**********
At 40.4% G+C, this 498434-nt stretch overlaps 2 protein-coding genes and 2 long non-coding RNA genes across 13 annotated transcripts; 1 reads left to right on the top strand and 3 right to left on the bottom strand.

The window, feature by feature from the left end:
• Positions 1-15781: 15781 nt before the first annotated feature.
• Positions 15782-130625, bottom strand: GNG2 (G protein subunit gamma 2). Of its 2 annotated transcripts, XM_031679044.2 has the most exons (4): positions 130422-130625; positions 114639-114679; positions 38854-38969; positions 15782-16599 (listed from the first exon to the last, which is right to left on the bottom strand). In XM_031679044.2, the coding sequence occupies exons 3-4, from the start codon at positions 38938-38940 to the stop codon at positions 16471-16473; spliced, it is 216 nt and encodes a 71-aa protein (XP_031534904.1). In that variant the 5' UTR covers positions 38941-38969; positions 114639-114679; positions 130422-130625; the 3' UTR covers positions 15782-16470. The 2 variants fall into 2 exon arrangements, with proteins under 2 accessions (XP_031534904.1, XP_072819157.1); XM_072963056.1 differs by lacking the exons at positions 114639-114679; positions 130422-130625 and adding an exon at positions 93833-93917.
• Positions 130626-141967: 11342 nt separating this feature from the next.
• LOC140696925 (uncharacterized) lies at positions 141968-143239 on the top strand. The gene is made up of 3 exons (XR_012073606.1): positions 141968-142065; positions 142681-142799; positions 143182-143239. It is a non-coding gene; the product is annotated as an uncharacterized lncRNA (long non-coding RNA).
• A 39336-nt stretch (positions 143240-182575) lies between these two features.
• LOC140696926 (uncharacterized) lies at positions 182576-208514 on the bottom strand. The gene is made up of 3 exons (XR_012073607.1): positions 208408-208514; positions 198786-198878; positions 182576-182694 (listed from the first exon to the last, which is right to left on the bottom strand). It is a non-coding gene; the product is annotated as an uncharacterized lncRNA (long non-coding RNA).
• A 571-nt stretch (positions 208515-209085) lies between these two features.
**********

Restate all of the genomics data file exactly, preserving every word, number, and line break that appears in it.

At 40.4% G+C, this 498434-nt stretch overlaps 2 protein-coding genes and 2 long non-coding RNA genes across 13 annotated transcripts; 1 reads left to right on the top strand and 3 right to left on the bottom strand.

The window, feature by feature from the left end:
• Positions 1-15781: 15781 nt before the first annotated feature.
• Positions 15782-130625, bottom strand: GNG2 (G protein subunit gamma 2). Of its 2 annotated transcripts, XM_031679044.2 has the most exons (4): positions 130422-130625; positions 114639-114679; positions 38854-38969; positions 15782-16599 (listed from the first exon to the last, which is right to left on the bottom strand). In XM_031679044.2, the coding sequence occupies exons 3-4, from the start codon at positions 38938-38940 to the stop codon at positions 16471-16473; spliced, it is 216 nt and encodes a 71-aa protein (XP_031534904.1). In that variant the 5' UTR covers positions 38941-38969; positions 114639-114679; positions 130422-130625; the 3' UTR covers positions 15782-16470. The 2 variants fall into 2 exon arrangements, with proteins under 2 accessions (XP_031534904.1, XP_072819157.1); XM_072963056.1 differs by lacking the exons at positions 114639-114679; positions 130422-130625 and adding an exon at positions 93833-93917.
• Positions 130626-141967: 11342 nt separating this feature from the next.
• LOC140696925 (uncharacterized) lies at positions 141968-143239 on the top strand. The gene is made up of 3 exons (XR_012073606.1): positions 141968-142065; positions 142681-142799; positions 143182-143239. It is a non-coding gene; the product is annotated as an uncharacterized lncRNA (long non-coding RNA).
• A 39336-nt stretch (positions 143240-182575) lies between these two features.
• LOC140696926 (uncharacterized) lies at positions 182576-208514 on the bottom strand. The gene is made up of 3 exons (XR_012073607.1): positions 208408-208514; positions 198786-198878; positions 182576-182694 (listed from the first exon to the last, which is right to left on the bottom strand). It is a non-coding gene; the product is annotated as an uncharacterized lncRNA (long non-coding RNA).
• A 571-nt stretch (positions 208515-209085) lies between these two features.